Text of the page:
The launch of Bitter Winter has been greeted by a good media coverage, and has been covered with sympathy by several human rights and academic blogs and websites, from France to Australia. We did expect different reactions, too. One day after the launch, Google advised the editor of Bitter Winter that a “foreign government” was persistently trying to hack his personal email. And, even before we sent out our first newsletter, McAfee and other anti-spam services were bombarded by reports by “independent consumers” denouncing our activities as spam. These were minor annoyances, whose source was easily detected. Having crossed swords in the past with the Russians, who are at least highly professional, I would say that in this case we had to do with amateurs.
More interesting was an article in Vatican Insider, the supplement on religion of the Italian daily newspaper La Stampa. I would like to clarify that I regard Vatican Insider as one of the best sources of news about the Catholic Church in the world. In fact, Vatican Insider covered sympathetically the launch of Bitter Winter. However, an article by Gianni Valente went in a different direction.
Valente is a personal friend of the present Pope, and a respected journalist in several fields. He doesn’t seem, however, to be well-informed about Chinese new religious movements, an area of which I am an expert. In 2013, he hailed as “an in-depth study” of the largest Chinese Christian new religious movement, The Church of Almighty God, a short article by Father Vito Del Prete published by the Vatican news agency Fides, a digest of Western and Chinese newspaper articles that ignored the academic literature, including the one by Chinese Communist scholars, to its peril. In fact, Del Prete’s article included gross factual mistakes. It dated the foundation of The Church of Almighty God to 1989 in Heilongjang rather than 1991 in Henan, believed that the name of the Chinese woman it recognizes as Almighty God was “Deng,” a name used only in anti-cult propaganda, insisted that the members of the Church were mostly ignorant peasants (a theory no scholar who has interviewed a certain amount of them would confirm) and that “many” are converts from Catholicism (in fact, most come from Protestant House Churches), and regarded Zhao Weishan as the only “founder” of the movement, an idea that betrays the misogynism of Chinese propaganda, which could not admit that a woman had founded a large and phenomenally successful religious organization. In fact the founder of The Church of Almighty God is the（female) person it recognizes as Almighty God.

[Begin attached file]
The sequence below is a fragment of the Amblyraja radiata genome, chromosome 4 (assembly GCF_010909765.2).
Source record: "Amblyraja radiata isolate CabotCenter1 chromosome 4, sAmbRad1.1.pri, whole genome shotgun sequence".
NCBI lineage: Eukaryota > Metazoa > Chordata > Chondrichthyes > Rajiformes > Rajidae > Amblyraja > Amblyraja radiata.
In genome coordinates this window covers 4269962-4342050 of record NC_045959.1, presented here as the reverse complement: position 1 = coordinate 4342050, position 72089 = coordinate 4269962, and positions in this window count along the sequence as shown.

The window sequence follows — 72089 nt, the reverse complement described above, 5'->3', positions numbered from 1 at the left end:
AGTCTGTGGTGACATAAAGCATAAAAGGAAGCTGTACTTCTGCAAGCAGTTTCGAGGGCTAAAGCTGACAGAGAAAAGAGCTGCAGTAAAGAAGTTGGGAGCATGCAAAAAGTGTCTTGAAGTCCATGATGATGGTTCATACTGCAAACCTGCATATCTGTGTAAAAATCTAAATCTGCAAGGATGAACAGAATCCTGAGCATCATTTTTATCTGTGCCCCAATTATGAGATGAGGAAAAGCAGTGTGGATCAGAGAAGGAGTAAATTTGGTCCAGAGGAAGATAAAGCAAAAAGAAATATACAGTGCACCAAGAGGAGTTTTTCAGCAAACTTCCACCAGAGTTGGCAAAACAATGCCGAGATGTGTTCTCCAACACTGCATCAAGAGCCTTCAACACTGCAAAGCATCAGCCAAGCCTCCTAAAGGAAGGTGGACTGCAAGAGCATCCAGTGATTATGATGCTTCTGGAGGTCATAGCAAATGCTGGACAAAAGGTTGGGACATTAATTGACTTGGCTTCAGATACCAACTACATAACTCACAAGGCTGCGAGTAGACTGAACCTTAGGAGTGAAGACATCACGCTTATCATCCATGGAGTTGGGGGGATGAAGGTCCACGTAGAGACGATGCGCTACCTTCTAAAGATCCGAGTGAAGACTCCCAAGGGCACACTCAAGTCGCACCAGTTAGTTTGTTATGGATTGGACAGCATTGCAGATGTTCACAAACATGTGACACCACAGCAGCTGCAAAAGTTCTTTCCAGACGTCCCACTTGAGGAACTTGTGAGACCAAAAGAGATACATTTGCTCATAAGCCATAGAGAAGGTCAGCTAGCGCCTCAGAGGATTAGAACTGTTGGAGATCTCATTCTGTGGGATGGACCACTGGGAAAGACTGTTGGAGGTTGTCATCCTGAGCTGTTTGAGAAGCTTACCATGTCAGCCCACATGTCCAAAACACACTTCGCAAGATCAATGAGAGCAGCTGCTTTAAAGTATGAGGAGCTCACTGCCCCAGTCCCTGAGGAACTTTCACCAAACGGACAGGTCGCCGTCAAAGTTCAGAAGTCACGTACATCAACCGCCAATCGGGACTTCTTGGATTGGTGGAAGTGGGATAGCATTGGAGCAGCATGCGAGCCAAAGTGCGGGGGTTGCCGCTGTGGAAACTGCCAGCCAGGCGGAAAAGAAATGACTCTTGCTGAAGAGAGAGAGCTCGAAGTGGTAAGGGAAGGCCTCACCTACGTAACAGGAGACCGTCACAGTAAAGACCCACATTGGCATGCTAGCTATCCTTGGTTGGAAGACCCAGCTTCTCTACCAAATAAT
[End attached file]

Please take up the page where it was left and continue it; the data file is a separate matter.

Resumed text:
Worse, Del Prete accepted from the same propaganda the idea that The Church of Almighty God kills its members if they want to leave “the cult.” This is one of the most egregious examples of fake news spread by the Chinese regime to justify its persecution of The Church of Almighty God. I was invited twice in 2017 by the Chinese Anti-xie–jiao Association to conferences organized in China against The Church of Almighty God. They were covered by Chinese official media, and were attended by high officers of the police unit specialized in fighting The Church of Almighty God. Requested to produce evidence of the violence, including homicides, allegedly perpetrated by the Church against those who want to leave, or have left, its fold, the police officers answered that no hard evidence exists but there are “rumors.”
I mention all this because in his 2018 article Valente came back to what he wrote in 2013 and mentioned again Del Prete, as if from 2013 to 2018 scholars had not produced a substantial literature on The Church of Almighty God, making these theories untenable.
However, the main purpose of Valente’s article is not to defame The Church of Almighty God, although he does so as a matter of course. What he really wants to attack are consistent news “reported by local—often anonymous—witnesses” about police and CCP harassment of Catholics in Henan. Valente does not mention Bitter Winter explicitly, but we are among the few (together with ChinaAid and AsiaNews) that published daily news from Henan about attacks against Catholic churches and congregations there. News were obviously anonymous: the brave observers who report to us what is happening (and take pictures that we publish), if identified, would go to jail or worse.
Perhaps, Valente suggests, these reports are true, but one has to consider the peculiar situation of Henan, where both House Churches including The Church of Almighty God, which he believes are financed and perhaps created by American neo-conservatives, if not directly by the CIA, conspire to overthrow the Communist regime. Trying to make China more democratic would be a worthy enterprise, and the CIA should be applauded for this, but the idea that American institutions finance The Church of Almighty God is ridiculous, although it is both true and not surprising that American Evangelicals (who are obviously not part of the CIA) support certain Chinese Evangelical churches. The largest House Churches, however, are genuine and original Chinese creations.